Animal-obsessed Ellis Coffey hopes his pet woolly caterpillar will win the race at the Banner Elk Woolly Worm Festival and its $1,000 purse so he can pay the deductible for his father’s back surgery.
Money is tight in Ellis' family, and the fourth-grader has more than the usual worries and responsibilities. He helps out a lot at home, but he still has time to explore the woods behind the family's blueberry farm in the shadow of the Smoky Mountains. That’s where he finds the caterpillar he names Tink. Feeding her, dealing with her excrement (which, he learns, is called frass) and keeping her safe are some of the challenges he faces in this unusual pet story. Readers can’t help but admire this boy who is trying so hard to be helpful. At school, his teacher describes him as “class-clown-but-with-brains” and encourages his interest in new words. There is humor in Ellis’ efforts to keep Tink hidden on an outing to church and plenty of suspense right up to the race itself. And then there’s the question: Can Ellis really talk to animals like Mrs. Puckett, the horse whisperer?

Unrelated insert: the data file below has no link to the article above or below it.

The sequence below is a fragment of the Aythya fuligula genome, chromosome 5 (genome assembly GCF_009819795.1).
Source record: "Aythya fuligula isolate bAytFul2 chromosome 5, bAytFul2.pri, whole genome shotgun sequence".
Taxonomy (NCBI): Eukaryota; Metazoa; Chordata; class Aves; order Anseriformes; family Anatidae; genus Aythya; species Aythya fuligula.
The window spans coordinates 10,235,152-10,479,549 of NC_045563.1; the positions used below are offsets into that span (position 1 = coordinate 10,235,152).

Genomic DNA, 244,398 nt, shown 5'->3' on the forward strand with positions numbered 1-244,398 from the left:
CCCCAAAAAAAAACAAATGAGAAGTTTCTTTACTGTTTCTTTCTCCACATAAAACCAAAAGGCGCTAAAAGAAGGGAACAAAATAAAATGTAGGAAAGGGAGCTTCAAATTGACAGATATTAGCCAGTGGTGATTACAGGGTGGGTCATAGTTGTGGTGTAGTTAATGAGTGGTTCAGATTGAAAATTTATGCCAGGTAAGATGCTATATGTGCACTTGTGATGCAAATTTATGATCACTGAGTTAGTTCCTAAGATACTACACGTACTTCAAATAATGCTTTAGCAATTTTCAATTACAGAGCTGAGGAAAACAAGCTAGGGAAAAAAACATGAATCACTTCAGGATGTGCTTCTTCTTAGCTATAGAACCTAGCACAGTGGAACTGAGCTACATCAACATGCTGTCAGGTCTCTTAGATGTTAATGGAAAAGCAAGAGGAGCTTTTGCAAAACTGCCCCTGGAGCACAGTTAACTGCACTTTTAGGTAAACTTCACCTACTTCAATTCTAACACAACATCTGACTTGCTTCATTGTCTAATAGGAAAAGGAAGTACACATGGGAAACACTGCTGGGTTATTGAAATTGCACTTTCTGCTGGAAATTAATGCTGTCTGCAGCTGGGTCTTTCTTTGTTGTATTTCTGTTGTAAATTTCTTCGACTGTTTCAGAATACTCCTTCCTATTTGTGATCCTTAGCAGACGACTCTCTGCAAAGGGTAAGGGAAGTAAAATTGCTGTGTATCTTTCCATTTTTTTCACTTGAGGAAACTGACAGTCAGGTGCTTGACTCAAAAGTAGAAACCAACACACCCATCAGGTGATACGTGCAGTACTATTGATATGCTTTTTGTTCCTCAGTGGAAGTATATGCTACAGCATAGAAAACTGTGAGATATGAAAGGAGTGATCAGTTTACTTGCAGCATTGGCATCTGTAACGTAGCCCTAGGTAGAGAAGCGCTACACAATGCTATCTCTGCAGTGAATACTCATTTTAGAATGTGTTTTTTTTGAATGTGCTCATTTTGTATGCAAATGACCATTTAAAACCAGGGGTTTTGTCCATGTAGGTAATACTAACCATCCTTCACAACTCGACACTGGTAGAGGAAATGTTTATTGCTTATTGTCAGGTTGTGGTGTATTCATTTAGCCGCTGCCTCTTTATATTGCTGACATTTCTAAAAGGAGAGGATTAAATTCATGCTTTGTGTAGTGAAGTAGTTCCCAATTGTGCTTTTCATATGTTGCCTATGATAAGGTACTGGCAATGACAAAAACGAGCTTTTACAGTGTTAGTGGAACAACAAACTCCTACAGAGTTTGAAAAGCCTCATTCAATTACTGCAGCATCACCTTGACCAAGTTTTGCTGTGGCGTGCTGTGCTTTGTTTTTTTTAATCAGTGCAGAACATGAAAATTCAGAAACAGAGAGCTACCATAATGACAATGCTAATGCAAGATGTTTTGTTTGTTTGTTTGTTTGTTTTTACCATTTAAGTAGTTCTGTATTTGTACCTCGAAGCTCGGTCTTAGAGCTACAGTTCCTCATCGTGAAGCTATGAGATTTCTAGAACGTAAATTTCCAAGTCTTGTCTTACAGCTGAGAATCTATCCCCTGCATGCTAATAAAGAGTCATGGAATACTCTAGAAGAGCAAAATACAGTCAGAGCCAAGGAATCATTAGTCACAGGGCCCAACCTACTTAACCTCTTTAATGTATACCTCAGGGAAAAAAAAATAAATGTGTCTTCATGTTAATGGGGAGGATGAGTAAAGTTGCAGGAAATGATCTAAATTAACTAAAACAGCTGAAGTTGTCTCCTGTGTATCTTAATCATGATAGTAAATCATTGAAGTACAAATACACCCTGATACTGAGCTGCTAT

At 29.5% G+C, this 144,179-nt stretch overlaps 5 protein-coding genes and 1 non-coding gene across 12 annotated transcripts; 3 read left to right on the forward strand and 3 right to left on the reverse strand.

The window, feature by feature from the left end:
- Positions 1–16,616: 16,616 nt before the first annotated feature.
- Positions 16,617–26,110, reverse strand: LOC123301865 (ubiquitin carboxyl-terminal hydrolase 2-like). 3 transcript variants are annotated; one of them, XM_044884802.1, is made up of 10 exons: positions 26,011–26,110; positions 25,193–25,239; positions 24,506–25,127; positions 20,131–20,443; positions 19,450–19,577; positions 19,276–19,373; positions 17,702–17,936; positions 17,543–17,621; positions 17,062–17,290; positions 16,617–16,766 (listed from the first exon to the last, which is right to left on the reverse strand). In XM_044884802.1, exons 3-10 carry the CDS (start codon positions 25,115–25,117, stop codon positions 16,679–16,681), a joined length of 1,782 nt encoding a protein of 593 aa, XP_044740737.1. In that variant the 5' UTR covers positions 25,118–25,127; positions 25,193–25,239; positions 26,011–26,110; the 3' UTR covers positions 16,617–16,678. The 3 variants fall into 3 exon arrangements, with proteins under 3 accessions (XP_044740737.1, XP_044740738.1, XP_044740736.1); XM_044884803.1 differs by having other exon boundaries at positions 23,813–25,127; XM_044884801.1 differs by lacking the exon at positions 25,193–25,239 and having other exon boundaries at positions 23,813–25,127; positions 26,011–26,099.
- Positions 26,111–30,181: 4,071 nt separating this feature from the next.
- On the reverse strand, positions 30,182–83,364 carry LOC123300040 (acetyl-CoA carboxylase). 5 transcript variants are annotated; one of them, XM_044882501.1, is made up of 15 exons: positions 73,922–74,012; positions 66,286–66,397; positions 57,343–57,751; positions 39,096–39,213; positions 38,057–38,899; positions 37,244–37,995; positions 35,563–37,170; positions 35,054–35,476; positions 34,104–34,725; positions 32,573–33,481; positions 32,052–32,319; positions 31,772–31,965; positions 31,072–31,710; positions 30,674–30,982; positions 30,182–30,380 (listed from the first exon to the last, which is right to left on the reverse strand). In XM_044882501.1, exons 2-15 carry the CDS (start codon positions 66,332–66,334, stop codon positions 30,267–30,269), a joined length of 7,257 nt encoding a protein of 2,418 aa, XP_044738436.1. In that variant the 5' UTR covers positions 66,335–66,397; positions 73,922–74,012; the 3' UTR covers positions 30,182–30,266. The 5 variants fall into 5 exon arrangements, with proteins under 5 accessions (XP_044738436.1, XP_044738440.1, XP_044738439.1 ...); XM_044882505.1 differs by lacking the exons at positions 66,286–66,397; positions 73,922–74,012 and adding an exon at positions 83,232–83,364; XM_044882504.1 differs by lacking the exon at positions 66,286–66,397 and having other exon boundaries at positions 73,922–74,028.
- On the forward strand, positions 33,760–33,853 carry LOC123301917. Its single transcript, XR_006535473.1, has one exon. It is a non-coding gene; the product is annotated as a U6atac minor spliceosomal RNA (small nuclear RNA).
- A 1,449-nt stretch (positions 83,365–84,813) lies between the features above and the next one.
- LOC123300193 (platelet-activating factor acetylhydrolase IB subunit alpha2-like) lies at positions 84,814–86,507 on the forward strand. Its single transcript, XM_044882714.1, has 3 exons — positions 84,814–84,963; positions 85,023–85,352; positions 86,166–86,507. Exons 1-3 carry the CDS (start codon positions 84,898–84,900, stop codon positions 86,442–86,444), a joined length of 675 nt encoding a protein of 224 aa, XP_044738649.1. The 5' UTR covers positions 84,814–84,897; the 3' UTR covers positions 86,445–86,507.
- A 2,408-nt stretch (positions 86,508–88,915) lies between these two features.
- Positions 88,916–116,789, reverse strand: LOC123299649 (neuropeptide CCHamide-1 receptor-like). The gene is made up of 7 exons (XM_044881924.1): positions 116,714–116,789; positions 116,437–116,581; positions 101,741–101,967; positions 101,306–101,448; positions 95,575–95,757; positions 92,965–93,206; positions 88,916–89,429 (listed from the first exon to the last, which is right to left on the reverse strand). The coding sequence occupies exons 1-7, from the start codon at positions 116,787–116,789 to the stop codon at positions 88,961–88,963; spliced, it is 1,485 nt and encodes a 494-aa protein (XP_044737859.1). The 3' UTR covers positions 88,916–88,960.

A satisfying ending neatly wraps up this warm story, and Hatke’s occasional line drawings will add appeal for middle-grade readers. (Fiction. 9-12)